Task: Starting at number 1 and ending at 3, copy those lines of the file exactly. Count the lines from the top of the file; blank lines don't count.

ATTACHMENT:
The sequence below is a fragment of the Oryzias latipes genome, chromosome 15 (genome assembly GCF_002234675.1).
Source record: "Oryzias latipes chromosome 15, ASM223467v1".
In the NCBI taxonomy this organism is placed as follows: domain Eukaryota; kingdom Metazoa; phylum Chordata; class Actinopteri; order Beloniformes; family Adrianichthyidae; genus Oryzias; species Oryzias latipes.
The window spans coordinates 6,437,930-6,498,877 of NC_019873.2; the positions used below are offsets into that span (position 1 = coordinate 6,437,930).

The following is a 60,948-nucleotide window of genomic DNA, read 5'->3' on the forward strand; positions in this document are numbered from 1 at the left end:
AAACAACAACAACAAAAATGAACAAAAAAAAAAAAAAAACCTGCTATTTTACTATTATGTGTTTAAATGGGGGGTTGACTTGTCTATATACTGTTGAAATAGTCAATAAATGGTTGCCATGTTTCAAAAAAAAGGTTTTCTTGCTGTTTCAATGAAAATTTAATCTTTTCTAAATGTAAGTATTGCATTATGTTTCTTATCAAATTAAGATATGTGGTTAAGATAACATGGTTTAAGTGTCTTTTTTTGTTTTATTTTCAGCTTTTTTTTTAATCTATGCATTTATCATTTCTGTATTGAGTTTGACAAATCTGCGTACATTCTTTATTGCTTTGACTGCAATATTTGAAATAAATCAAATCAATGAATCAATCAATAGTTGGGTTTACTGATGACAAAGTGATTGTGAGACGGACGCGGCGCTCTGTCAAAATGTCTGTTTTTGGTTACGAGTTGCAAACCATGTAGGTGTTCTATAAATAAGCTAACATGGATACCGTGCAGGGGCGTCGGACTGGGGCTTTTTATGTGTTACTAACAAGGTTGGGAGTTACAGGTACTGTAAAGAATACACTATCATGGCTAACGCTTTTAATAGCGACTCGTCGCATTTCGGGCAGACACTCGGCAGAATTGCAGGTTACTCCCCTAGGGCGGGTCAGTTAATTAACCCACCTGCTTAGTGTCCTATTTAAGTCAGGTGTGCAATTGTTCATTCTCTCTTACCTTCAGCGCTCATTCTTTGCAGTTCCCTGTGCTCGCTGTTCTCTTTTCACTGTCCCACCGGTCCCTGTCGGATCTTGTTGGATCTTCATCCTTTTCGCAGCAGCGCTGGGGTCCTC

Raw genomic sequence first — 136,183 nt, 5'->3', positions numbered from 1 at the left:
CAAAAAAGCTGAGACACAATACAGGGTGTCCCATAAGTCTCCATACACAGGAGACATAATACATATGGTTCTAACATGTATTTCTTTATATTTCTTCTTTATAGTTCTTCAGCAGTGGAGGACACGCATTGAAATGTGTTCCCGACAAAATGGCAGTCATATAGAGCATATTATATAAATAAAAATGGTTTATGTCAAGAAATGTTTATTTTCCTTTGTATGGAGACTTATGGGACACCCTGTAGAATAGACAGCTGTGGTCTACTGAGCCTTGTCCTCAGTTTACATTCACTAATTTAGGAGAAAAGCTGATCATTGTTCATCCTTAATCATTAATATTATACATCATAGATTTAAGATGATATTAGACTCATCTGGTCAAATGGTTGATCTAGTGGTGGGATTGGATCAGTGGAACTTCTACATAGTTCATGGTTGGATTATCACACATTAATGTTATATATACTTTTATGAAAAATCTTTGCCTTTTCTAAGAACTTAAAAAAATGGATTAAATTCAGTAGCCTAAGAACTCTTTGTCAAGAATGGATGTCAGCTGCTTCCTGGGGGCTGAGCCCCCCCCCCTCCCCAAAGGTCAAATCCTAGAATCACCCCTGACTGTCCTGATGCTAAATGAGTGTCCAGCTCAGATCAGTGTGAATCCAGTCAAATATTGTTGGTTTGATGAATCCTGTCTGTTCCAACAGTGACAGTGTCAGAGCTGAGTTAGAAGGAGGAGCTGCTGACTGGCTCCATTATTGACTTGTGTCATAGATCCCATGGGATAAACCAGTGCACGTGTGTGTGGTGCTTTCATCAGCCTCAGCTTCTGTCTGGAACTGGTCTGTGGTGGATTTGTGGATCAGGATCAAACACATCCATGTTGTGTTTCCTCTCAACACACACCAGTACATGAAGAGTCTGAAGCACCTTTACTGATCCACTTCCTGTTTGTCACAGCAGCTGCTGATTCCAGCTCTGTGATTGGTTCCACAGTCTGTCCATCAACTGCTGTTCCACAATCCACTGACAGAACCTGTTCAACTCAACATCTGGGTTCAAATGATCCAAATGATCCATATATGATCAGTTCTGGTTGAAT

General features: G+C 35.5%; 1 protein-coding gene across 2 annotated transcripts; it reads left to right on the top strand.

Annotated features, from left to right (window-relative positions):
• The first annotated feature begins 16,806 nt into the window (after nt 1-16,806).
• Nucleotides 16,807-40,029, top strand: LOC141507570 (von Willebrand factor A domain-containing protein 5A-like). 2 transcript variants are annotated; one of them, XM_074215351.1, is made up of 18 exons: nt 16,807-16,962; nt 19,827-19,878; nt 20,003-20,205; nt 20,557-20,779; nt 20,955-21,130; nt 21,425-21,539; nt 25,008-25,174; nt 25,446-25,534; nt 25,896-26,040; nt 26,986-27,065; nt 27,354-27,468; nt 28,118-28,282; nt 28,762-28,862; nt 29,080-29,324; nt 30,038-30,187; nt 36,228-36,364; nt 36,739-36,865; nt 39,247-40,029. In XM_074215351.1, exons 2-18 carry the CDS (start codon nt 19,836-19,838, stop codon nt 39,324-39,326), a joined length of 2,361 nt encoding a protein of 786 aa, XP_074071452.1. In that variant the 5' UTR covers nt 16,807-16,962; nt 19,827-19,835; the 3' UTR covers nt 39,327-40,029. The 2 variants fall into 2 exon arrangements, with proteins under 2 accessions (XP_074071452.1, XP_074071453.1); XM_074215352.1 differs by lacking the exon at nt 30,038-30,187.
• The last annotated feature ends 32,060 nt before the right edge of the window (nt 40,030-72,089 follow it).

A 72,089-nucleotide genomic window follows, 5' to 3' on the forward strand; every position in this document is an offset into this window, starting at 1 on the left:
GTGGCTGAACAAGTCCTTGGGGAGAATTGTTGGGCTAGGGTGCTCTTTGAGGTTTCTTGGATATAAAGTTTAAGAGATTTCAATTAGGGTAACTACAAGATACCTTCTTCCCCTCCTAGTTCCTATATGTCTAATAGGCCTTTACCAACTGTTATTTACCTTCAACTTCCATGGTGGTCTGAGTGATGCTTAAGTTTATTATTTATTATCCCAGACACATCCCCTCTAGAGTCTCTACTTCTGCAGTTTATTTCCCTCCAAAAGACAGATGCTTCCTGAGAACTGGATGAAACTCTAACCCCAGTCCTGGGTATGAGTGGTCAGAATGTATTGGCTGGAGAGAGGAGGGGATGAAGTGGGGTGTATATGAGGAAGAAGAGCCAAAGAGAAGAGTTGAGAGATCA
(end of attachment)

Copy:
The sequence below is a fragment of the Oryzias latipes genome, chromosome 15 (genome assembly GCF_002234675.1).
Source record: "Oryzias latipes chromosome 15, ASM223467v1".
In the NCBI taxonomy this organism is placed as follows: domain Eukaryota; kingdom Metazoa; phylum Chordata; class Actinopteri; order Beloniformes; family Adrianichthyidae; genus Oryzias; species Oryzias latipes.